Innogy, the UK's largest developer of wind farms, is poised to sell a majority stake in its portfolio of projects to two outside investors including an Islamic investment bank.
The investors, each of which are likely to take 33 per cent stakes, are understood to be the London-based private equity firm Englefield Capital and the Bahrain-based First Islamic investment Bank.
Innogy, now owned by the giant German utility RWE, has 360 megawatts of wind generation in operation or in the planning stage, accounting for about 30 per cent of the UK total. It is also the company behind Britain's first large-scale offshore wind farm at North Hoyle off the north Wales coast.
The £70m wind farm, being built by the Innogy subsidiary National Wind Power with the aid of a £10m government grant, is due to start generating power early next year. It will produce 60 megawatts of power from 30 giant turbines the height of the London Eye.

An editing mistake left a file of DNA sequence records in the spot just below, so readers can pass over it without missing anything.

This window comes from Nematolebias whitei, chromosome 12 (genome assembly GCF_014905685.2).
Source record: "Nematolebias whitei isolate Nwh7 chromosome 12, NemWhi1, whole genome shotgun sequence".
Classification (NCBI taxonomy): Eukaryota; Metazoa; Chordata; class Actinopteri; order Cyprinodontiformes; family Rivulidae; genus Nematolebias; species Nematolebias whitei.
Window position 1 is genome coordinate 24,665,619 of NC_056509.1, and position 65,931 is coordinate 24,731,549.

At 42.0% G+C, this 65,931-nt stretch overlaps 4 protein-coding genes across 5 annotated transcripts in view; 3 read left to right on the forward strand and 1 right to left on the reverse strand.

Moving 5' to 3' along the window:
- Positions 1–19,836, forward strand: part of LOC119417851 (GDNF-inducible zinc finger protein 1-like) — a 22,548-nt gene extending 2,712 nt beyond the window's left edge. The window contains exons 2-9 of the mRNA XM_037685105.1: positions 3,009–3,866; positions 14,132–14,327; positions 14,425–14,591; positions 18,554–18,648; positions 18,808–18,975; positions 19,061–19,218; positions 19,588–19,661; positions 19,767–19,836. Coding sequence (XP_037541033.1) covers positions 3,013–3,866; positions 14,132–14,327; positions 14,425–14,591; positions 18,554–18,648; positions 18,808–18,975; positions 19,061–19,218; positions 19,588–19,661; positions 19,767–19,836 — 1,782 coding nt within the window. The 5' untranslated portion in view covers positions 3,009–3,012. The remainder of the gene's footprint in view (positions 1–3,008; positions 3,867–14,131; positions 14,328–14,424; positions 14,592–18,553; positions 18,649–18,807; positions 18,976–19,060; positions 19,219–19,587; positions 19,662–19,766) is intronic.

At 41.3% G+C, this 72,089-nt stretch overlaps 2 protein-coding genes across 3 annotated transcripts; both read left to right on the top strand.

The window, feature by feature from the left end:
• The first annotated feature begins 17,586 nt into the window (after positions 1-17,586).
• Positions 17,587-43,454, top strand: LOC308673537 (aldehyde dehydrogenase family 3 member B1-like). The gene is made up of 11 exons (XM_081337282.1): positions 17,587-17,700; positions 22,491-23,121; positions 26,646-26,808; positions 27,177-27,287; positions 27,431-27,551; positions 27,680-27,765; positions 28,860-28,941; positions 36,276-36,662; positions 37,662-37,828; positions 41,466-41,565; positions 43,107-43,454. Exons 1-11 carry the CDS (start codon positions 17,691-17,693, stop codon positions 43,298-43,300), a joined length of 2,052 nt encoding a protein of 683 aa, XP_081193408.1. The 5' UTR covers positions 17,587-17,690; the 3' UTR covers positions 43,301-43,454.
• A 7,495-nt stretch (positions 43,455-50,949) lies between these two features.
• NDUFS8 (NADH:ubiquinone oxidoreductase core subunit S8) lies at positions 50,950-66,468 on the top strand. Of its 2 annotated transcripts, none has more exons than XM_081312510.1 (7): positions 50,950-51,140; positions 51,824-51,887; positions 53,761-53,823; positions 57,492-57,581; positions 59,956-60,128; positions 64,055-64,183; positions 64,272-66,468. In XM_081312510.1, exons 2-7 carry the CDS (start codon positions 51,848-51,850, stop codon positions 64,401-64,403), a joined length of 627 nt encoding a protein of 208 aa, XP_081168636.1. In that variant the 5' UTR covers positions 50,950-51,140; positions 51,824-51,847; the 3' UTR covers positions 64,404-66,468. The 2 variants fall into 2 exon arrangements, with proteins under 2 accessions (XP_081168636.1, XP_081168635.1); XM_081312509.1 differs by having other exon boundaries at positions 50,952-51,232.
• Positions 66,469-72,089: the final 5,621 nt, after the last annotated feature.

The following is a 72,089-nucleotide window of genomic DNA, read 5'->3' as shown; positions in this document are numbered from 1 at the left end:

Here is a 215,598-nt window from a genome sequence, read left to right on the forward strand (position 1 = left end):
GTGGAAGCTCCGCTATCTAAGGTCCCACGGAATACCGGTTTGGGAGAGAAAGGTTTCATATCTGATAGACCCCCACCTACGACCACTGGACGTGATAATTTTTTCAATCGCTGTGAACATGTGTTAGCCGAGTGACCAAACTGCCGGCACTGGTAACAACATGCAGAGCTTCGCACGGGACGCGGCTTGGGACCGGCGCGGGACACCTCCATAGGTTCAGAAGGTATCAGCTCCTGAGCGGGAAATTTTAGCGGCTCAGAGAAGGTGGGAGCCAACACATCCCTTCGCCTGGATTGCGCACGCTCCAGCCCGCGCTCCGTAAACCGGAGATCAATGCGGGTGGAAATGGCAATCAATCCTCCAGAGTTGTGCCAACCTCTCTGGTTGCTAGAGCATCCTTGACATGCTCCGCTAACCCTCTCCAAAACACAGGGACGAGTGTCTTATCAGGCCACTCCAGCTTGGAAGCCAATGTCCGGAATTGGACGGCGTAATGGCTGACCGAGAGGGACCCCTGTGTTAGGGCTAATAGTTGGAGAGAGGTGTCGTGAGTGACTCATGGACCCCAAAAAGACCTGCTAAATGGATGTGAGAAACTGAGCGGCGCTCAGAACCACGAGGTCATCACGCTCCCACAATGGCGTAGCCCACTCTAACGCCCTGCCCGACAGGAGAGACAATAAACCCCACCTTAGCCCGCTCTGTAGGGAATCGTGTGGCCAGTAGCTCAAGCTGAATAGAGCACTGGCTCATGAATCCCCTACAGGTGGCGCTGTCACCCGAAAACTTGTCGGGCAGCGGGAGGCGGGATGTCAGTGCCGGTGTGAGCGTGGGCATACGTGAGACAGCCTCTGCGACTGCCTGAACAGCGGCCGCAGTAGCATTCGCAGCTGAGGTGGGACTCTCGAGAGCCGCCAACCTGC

Banking sources suggested a deal with Englefield and First Islamic could be concluded within the next month. Under Sharia law, Islamic banks are forbidden from lending money or receiving interest but taking equity stakes is permissible. It is thought this is the first time an Islamic investment bank has entered the renewable energy market, according to a report in a Euromoney publication.
Earlier this year, the Government unveiled an ambitious expansion plan for offshore wind energy which could see it powering one in six UK homes by the end of the decade. The plan involves building 6,000 megawatts of capacity in three locations around the UK coastline - the Thames Estuary, the Greater Wash and the North West. Each of the wind farms would have a capacity of 500 megawatts or more and consist of hundreds of turbines.Reuse content